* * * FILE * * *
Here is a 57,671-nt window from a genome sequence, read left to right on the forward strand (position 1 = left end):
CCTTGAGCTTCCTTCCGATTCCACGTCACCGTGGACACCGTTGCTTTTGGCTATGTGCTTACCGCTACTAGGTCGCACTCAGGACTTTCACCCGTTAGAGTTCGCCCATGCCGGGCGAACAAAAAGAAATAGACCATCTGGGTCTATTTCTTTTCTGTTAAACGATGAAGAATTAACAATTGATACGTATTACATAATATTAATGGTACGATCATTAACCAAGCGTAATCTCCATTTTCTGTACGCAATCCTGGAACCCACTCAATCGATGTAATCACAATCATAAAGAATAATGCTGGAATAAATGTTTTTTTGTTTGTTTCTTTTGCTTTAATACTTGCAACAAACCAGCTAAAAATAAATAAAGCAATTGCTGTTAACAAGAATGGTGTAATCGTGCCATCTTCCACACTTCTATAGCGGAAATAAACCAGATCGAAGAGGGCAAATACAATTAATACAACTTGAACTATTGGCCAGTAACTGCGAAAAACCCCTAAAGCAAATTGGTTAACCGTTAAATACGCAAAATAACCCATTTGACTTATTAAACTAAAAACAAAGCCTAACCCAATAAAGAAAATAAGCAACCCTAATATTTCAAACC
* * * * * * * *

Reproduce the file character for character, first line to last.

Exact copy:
Here is a 57,671-nt window from a genome sequence, read left to right on the forward strand (position 1 = left end):
CCTTGAGCTTCCTTCCGATTCCACGTCACCGTGGACACCGTTGCTTTTGGCTATGTGCTTACCGCTACTAGGTCGCACTCAGGACTTTCACCCGTTAGAGTTCGCCCATGCCGGGCGAACAAAAAGAAATAGACCATCTGGGTCTATTTCTTTTCTGTTAAACGATGAAGAATTAACAATTGATACGTATTACATAATATTAATGGTACGATCATTAACCAAGCGTAATCTCCATTTTCTGTACGCAATCCTGGAACCCACTCAATCGATGTAATCACAATCATAAAGAATAATGCTGGAATAAATGTTTTTTTGTTTGTTTCTTTTGCTTTAATACTTGCAACAAACCAGCTAAAAATAAATAAAGCAATTGCTGTTAACAAGAATGGTGTAATCGTGCCATCTTCCACACTTCTATAGCGGAAATAAACCAGATCGAAGAGGGCAAATACAATTAATACAACTTGAACTATTGGCCAGTAACTGCGAAAAACCCCTAAAGCAAATTGGTTAACCGTTAAATACGCAAAATAACCCATTTGACTTATTAAACTAAAAACAAAGCCTAACCCAATAAAGAAAATAAGCAACCCTAATATTTCAAACC